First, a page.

You really want a door in the side—we didn’t have one at first. Then when we first put one in, we had it hinge on the bottom, and the girls would walk down the door to get out. Bad idea. The hinge area and door get covered in bedding and chicken shit.

    See also another recent comment for book refs. The Omnivore’s Dilemma, in the section about Polyface farm, has a really awesome description of a chicken tractor system in action and a brilliant description of chicken slaughter, which, if you plan to do this for a while, you should learn to do. Carla Emery has a bunch of different descriptions of ways to kill chickens as well.

    Hope this helps.

  7. Antonia says:

    Thanks so much for the advice, Holly! We’ve gotten Storey’s Guide, and I’ve been e-mailing back and forth with a relative of mine who lives in Long Beach and keeps several chickens in her backyard. Will definately get the Chicken Tractor book. I’d love to any more of your advice as we progress, as it really sounds like you have wonderful experience.

    Our plan is to get a used 10′ x 10′ fence (had been used for dogs) and put the coop inside. Cover with the bird netting. Have the coop set up on cinder blocks. If you knew that it was going to be a fixed location coop, would you have still kept the same dimensions? How many hours a day can your chickens wander outside the coop? How easy/difficult do you find cleaning the coop (I’ve seen some reccomendations that it is easier to clean a coop that is tall enough for you to walk in)? What did you choose for your flooring material? Did you bury any of the wire, or do you feel that wasn’t necessary since the coop itself is protected by the hardware cloth?

    We are planning on keeping the coop stationary. Although we have a little bit of property (about 1/3 acre), various things make it impractical to plan on a moveable coop. Half of the front yard is all vegetable garden, the rest of the property is wooded/bamboo. The bamboo is really close together, and until we pay to have it all taken out by a backhoe, it stays. There’s really not a lot of different places the whole coop/run set-up could be situated. I’d like to let the chickens wander while we are home during the daytime, put them 10×10 run when we are gone, and coop them at night.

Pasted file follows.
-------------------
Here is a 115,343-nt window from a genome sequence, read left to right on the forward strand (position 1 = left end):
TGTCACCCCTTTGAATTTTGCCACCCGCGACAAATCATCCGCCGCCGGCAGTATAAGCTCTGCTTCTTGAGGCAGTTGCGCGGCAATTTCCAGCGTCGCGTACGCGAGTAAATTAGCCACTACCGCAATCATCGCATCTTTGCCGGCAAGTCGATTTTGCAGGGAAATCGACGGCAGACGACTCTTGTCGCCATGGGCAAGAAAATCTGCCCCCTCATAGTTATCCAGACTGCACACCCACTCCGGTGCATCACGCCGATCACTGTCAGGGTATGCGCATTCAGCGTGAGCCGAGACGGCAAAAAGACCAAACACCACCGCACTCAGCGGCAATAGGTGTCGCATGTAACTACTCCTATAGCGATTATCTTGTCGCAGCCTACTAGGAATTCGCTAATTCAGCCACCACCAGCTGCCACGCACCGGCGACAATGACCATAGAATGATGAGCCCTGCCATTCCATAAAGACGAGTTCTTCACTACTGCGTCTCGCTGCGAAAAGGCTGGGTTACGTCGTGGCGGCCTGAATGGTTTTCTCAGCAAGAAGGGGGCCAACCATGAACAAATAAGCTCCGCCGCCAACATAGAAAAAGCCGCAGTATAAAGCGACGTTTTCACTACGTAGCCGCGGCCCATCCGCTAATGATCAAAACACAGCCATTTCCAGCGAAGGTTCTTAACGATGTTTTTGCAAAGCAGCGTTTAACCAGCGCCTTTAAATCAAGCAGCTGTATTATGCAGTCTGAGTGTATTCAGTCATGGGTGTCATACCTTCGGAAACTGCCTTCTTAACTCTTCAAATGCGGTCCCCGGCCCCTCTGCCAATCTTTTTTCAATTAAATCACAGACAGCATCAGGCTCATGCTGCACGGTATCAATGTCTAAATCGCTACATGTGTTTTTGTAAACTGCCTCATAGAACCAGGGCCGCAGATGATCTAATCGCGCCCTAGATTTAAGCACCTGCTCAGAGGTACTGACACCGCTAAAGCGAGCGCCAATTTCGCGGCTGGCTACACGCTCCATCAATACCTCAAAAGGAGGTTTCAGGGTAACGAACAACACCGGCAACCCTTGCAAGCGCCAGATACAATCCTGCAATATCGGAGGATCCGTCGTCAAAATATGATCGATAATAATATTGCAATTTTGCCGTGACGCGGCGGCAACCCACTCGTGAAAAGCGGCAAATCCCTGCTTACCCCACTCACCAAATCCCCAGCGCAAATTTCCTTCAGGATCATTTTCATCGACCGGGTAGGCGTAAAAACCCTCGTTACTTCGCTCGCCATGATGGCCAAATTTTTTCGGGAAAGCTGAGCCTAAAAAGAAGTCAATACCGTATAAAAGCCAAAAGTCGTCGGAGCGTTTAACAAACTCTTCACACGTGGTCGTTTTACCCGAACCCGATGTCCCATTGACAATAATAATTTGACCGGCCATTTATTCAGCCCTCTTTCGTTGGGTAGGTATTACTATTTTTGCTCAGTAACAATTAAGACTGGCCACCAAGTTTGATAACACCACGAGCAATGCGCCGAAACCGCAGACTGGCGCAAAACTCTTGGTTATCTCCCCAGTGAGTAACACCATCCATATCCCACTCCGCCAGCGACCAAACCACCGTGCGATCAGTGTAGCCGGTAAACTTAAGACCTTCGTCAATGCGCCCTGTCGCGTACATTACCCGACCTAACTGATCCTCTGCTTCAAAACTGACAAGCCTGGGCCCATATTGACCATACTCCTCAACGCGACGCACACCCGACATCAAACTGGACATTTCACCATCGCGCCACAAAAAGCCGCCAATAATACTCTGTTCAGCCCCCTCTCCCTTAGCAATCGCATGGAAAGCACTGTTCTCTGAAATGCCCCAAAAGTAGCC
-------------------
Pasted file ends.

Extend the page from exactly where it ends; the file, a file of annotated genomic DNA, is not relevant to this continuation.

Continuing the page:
As for the chicken slaughter, I’ve read about it, I’ve seen a demonstration, I think I could do it if the chicken was in distress and needed it done immediately, but I dearly hope I’ll be able to pass it off to someone else.

    Again, thanks so much for the great advice, and for the book suggestions. I really love seeing all of your chicken pictures — they look happy! Antonia

  8. Holly says:

    No, I don’t think we’d keep the same design if we were buiding today. It would be easier to clean out if we could walk into it. As it is we stand in it and muck it out with a pitchfork—it’s close quarters. We do deep litter, so we don’t have to do it that often, especially in summer. We’ll see how it is in winter here. Having a run where they spend their days puts a lot less pressure (so to speak) on their bedding. In Oakland we buried the coop about 4 inches down and put paving stones all around the edges, as we did not have wire on the bottom. Here, because of the wire, we didn’t bury. On top of the wire we just use wood chips.

    Something I thought about last night was that you will need to enclose your coop entirely. You’ll see that ours is only enclosed on one end. It rarely gets below freezing here—only for a night or two. So the chickens produce enough heat on their own to stay warm in the winter, with one end completely enclosed as shelter from wind and rain. But if it gets quite cold there, you probably want to be able to close off the entire coop. You might consider removable panels so you can have it partly open in the summer for coolness and general ventilation.